Proportion of scale makes a room feel right

May 29, 2009|By CHRISTINE BRUN / Creators Syndicate

When designers talk about proportion in a room setting, the term they use is scale. If the scale is off in a room, you can tell because things just do not feel agreeable.

If the furniture you arrange over and over in a room without sparkling results continues to bother you, most likely there is something wrong with the scale of the pieces to the space. Try as you might, you will never succeed in making the room feel quite right until the offending parts are corrected.

Very often when I receive an SOS from a person in a panic, it is because they have already purchased a costly piece of furniture that looks terrible in their house.

What went wrong?

With furniture and artwork, the important characteristic is getting the ratio between the pieces and the room space just right. One needs to consider several factors: The ceiling height, the amount of natural light and the amount of room available for easy circulation through and around the room.


It is important to avoid buying something just because it is on sale. Instead, choose furniture that is in good scale with your space. It is a waste of money to buy items that are too deep, too tall or too large for a room.

Beverly Hills interior designer James Swan designed the room in the photo for Ballard Designs' spring 2009 collection. What makes this assemblage comfortable? I will dissect it for you.

First, notice the individual pieces are not large. The drop-leaf desk is thin and not terribly tall. The use of two delicate, open armchairs on either side of the sofa allows us to see space around and through the legs and arms. The choice of an upholstered chair would have created a solid block instead of the more permeable feeling that these two black frame chairs achieve.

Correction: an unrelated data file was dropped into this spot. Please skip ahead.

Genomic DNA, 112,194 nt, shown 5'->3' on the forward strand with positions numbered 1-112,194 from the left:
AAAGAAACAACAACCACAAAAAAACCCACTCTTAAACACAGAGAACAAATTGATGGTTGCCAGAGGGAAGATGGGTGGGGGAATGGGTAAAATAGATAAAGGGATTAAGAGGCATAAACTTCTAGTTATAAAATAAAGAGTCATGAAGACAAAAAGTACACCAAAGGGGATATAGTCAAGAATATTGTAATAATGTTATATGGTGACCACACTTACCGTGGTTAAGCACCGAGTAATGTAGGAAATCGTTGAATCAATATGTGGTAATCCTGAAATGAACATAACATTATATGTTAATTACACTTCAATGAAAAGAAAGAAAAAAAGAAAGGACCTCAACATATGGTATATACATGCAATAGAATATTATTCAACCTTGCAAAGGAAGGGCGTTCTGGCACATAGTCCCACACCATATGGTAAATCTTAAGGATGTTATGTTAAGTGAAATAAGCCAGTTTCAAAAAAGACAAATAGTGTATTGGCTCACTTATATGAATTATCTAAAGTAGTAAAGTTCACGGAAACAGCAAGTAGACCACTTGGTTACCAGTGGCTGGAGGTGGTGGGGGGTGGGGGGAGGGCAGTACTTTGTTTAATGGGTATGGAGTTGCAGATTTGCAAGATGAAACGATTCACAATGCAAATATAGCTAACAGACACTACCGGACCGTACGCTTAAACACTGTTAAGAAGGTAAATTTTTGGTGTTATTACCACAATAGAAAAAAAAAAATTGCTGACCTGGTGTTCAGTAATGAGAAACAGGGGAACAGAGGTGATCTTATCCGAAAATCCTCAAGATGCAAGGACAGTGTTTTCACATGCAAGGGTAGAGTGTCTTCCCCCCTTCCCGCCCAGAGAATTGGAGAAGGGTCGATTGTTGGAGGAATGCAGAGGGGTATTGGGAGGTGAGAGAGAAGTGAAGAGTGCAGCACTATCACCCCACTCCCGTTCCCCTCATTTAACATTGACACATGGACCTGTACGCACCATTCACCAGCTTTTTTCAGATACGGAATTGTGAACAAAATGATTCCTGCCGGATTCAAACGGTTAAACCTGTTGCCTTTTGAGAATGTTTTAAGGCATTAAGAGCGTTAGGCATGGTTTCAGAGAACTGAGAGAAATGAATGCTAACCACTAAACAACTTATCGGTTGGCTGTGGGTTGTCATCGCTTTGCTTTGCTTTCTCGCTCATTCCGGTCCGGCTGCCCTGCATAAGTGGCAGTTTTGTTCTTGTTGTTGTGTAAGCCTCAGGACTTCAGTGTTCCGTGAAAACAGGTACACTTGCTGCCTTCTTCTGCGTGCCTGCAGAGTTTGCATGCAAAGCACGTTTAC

For the cocktail table, Swan selected four tiny leather cubes that can pull apart, or together function as one table. The inch or so of space between the four cubes is enough to establish that this is not a monolithic shape.

Swan placed a low, narrow, open bookcase along the wall. He anchors the piece with two chunky lamps and hung the mirror relatively low above them. The one large piece of framed art is hung just above the sofa, which again keeps the eye focused on the petite arrangement.

Never be afraid to combine a few bold items with more delicate furniture pieces. It is often the unexpected combination of accessories with small furniture that spices up a space.

If instead of the sunburst mirror the designer had used a small framed mirror, the impact would be lost. People often create "visual noise" by employing too many small, framed items in a petite setting. You might be better served with one dynamite piece instead of five unimportant and easily forgettable items.

Another favorable element of Swan's design is that not every item matches. Never be afraid of mixing different finishes and materials. It gives a room an interesting patina. Wood finishes can be differ from piece to piece as long as everything ends up appearing "friendly" together!

Swan chose a neutral, textured area rug. But this room would have been successful had he chosen a patterned oriental carpet with black and brown mixed into a colorful motif. He chose bonsai plants, but he could just as effictively chosen a white orchid or bromeliad for an exotic feel.

I encourage you to be particular about the accessories and artwork in your rooms. Consider prowling through antique and vintage shops for a one-of-a-kind items you won't see at every retailer this season or next. In fact, you might already have in your home a treasure that is waiting to be discovered.

o Copyright 2009 Creators Syndicate Inc.

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